Why can’t Aussies get enough of the tasty brew?
It’s true: Australians are obsessed with producing and consuming the perfect espresso coffee with the average Australian adult drinking 9.2 cups of coffee a week. Most of us refuse to sit at our desks each morning without having consumed at least one cup, rushing to satisfy our caffeine cravings at the nearest cafe, after leaving the train station or stepping out of the car. Catching up with friends often consists of “getting coffee” and when informed of the latest café opening we’ll grill our informant about whether the coffee there is good.
Despite this nationwide addiction to a drink originating from the Arabica coffee bean plant, first discovered in Ethiopia in 1671, coffee is a relatively new addition to the Australian beverage scene. Although coffee has been grown in Australia since 1832, Italian migrants introduced espresso-style coffee to Australians during the late 1940s but certainly not with a bang.
In fact, it wasn’t until the 1990s, when coffee consumption in Australia became double the consumption of tea, that this once inter-continental beverage obsession secured itself a standing in Australian daily life. Kate Woolnough, from Drury Lane Eatery in Port Macquarie, believes that Australia was slow to take up the drinking of coffee, but has since caught up and surpassed other countries.
“We spent a lot of time trying to catch up with what was happening overseas, particularly with the U.S,” she tells The Newsroom. “I think Australia has really come into its own in recent years when it comes to food and eating out.”
American coffee chain, Starbucks, opened its first Australian café in Sydney in the year 2000. By 2008, the chain had established 84 stores nationwide. But in 2008, the chain closed 61 outlets. Why? Because the independent cafe market dominates Australia’s coffee scene, leaving little room for chain stores such as Starbucks to make an impression. Today, approximately 95 per cent of cafés in Australia are independently owned.
Jessica Barnes, from Daisy’s Milkbar in Petersham tells The Newsroom she believes independent stores are so popular because customers value the rapport established between baristas and their customers.
“I think Australians prefer independent cafes because they offer a more boutique experience and a more personal level of service when compared to chain coffee shops,” she says.
Andrew Hardjasudarma, from Room 10 in Potts Point, adds that the vibe of independent stores is different and that “people have the tendency to support small local business”.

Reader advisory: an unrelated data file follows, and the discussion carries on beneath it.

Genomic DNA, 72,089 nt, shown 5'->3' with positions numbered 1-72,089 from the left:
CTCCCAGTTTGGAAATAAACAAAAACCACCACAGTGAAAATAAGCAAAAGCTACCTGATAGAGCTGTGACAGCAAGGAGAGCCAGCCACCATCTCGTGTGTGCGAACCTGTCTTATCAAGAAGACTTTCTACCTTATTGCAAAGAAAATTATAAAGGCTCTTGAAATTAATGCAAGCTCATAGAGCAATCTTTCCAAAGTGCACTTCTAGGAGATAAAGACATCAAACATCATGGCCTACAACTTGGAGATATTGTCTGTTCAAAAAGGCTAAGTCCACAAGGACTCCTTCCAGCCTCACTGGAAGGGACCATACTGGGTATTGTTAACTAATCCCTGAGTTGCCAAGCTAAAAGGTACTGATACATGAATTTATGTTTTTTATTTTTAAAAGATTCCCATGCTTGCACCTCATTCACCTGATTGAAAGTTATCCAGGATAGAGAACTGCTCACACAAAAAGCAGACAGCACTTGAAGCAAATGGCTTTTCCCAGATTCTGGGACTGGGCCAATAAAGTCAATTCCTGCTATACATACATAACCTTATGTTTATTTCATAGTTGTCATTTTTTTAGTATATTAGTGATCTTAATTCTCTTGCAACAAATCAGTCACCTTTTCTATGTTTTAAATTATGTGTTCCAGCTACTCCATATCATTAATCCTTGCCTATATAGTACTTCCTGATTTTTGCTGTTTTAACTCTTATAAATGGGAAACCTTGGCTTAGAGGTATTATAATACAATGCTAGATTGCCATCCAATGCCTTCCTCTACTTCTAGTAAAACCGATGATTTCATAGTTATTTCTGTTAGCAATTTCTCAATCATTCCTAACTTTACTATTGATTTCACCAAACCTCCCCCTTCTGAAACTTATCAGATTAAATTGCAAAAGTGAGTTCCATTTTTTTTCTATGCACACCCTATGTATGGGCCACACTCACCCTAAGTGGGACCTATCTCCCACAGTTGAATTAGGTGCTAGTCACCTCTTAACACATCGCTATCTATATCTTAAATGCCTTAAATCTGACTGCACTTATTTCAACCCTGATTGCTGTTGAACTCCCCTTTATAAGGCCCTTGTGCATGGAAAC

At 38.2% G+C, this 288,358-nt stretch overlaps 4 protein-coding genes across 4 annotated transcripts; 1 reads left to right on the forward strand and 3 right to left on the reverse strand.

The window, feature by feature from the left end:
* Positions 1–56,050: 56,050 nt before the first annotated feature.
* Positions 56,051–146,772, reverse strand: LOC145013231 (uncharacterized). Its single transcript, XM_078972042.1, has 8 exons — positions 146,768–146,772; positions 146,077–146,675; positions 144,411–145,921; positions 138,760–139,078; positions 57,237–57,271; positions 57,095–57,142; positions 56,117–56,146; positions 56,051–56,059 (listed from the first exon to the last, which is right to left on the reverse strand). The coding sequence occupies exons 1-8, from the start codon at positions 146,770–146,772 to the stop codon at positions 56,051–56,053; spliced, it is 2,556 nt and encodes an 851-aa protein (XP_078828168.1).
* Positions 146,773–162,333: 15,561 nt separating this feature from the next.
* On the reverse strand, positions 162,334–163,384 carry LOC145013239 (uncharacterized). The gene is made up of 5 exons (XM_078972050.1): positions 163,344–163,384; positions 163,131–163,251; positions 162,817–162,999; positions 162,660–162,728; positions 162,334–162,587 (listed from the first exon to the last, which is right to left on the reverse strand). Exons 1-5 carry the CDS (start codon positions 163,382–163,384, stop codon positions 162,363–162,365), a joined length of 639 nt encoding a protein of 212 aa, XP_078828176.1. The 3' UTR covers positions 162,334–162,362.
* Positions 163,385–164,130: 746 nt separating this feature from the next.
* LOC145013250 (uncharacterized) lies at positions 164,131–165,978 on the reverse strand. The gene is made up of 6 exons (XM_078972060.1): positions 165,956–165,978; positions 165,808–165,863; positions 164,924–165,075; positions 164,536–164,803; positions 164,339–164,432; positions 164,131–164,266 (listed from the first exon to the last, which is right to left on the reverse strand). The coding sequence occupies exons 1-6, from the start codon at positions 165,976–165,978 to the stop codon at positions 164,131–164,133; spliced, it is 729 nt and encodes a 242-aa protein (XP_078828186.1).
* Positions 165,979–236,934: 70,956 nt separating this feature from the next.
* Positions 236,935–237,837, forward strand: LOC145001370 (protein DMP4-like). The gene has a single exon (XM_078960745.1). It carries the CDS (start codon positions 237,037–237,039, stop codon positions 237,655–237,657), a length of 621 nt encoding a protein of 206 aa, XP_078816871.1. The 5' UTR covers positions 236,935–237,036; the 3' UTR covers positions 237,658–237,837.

Jessica agrees that customers enjoy a sense of familiarity and being recognised. “Small independent cafes are more likely to remember you and your coffee order as well so it’s nice when locals build relationships with the small business in their area.”
Although Starbucks did create a new coffee blend aimed to satisfy the Australian “coffee snob” palate, they failed to deliver the high-quality cup of coffee that Australians had been cultured to enjoy. Most independent cafes take the time to source better quality beans, ultimately producing a better tasting cup of coffee; a process integral to the success of the independent market.
Jai Pyne, an employee at Fleetwood Macchiato in Erskineville, agrees, saying independent stores are “able to focus on the quality of their product much more. They can take more time and inject more of their personality into decisions like what roasters they work with, the beans they use and their attention to detail.”
Due to a strong Italian influence, Italian coffee brands such as Vittoria and Lavazza are commonly served in Australia. However, Australian roasters such as Toby’s Estate and Single Origin are also popular. Toby’s Estate opened an outlet in Brooklyn’s trendy Williamsburg precinct in 2012 and six months later won the New York Coffee Guide Awards.
Australians also prioritise uniqueness. Kate describes Australia as “a down to earth nation”, saying that she thinks Australians “see through” the branding focus of chain stores. She also believes that Australians desire “the creativity, and individualism you get from a great independent cafe.”
“We have developed a unique style of dining in Australia that is experimental and brave on many levels and I think has set us apart from many nations,” says Kate. “This has given us the confidence to stand on our own and be proud of what we can do here, rather than looking outside to mimic the popularity of chains overseas.”
The taste of the cup is also valued. And we want each one to taste good.
Australians definitely love their coffee. The flavour of the nine cups we consume weekly is rigorously critiqued, but if it fulfils our expectations and satisfies our cravings, us coffee snobs are definitely happy.